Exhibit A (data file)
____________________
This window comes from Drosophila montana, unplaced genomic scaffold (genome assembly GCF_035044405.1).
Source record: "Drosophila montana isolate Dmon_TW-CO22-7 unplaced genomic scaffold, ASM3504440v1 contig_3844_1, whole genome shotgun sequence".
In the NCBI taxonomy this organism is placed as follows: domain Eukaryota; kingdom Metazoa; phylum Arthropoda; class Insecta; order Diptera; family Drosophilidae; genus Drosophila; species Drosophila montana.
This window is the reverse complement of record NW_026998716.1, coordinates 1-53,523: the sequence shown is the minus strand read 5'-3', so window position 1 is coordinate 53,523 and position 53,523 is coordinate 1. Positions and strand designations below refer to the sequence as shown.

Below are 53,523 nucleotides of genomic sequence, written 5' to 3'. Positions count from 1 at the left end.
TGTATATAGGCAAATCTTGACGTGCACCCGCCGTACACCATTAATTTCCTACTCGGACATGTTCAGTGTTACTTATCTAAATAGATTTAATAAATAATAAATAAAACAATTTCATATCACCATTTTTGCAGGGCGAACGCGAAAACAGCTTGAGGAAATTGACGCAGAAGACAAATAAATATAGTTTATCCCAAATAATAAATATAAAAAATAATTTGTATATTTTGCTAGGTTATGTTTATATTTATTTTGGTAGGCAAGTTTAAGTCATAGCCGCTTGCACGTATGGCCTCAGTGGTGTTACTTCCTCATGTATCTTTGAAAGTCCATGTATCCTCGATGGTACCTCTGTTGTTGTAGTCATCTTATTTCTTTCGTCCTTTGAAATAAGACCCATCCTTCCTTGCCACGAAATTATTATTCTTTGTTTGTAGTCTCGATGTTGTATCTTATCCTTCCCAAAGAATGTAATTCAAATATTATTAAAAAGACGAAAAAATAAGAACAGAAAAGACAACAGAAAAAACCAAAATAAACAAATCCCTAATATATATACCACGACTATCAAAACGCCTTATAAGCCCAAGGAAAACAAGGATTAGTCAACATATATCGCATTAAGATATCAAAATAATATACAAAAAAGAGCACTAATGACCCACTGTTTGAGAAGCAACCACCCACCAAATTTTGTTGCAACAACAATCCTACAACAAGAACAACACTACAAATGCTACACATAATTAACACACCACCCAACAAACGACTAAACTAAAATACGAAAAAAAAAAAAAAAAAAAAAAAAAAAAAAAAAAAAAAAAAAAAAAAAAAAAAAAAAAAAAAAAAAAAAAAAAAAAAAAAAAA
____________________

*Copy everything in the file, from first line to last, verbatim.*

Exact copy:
This window comes from Drosophila montana, unplaced genomic scaffold (genome assembly GCF_035044405.1).
Source record: "Drosophila montana isolate Dmon_TW-CO22-7 unplaced genomic scaffold, ASM3504440v1 contig_3844_1, whole genome shotgun sequence".
In the NCBI taxonomy this organism is placed as follows: domain Eukaryota; kingdom Metazoa; phylum Arthropoda; class Insecta; order Diptera; family Drosophilidae; genus Drosophila; species Drosophila montana.
This window is the reverse complement of record NW_026998716.1, coordinates 1-53,523: the sequence shown is the minus strand read 5'-3', so window position 1 is coordinate 53,523 and position 53,523 is coordinate 1. Positions and strand designations below refer to the sequence as shown.

Below are 53,523 nucleotides of genomic sequence, written 5' to 3'. Positions count from 1 at the left end.
TGTATATAGGCAAATCTTGACGTGCACCCGCCGTACACCATTAATTTCCTACTCGGACATGTTCAGTGTTACTTATCTAAATAGATTTAATAAATAATAAATAAAACAATTTCATATCACCATTTTTGCAGGGCGAACGCGAAAACAGCTTGAGGAAATTGACGCAGAAGACAAATAAATATAGTTTATCCCAAATAATAAATATAAAAAATAATTTGTATATTTTGCTAGGTTATGTTTATATTTATTTTGGTAGGCAAGTTTAAGTCATAGCCGCTTGCACGTATGGCCTCAGTGGTGTTACTTCCTCATGTATCTTTGAAAGTCCATGTATCCTCGATGGTACCTCTGTTGTTGTAGTCATCTTATTTCTTTCGTCCTTTGAAATAAGACCCATCCTTCCTTGCCACGAAATTATTATTCTTTGTTTGTAGTCTCGATGTTGTATCTTATCCTTCCCAAAGAATGTAATTCAAATATTATTAAAAAGACGAAAAAATAAGAACAGAAAAGACAACAGAAAAAACCAAAATAAACAAATCCCTAATATATATACCACGACTATCAAAACGCCTTATAAGCCCAAGGAAAACAAGGATTAGTCAACATATATCGCATTAAGATATCAAAATAATATACAAAAAAGAGCACTAATGACCCACTGTTTGAGAAGCAACCACCCACCAAATTTTGTTGCAACAACAATCCTACAACAAGAACAACACTACAAATGCTACACATAATTAACACACCACCCAACAAACGACTAAACTAAAATACGAAAAAAAAAAAAAAAAAAAAAAAAAAAAAAAAAAAAAAAAAAAAAAAAAAAAAAAAAAAAAAAAAAAAAAAAAAAAAAAAAAA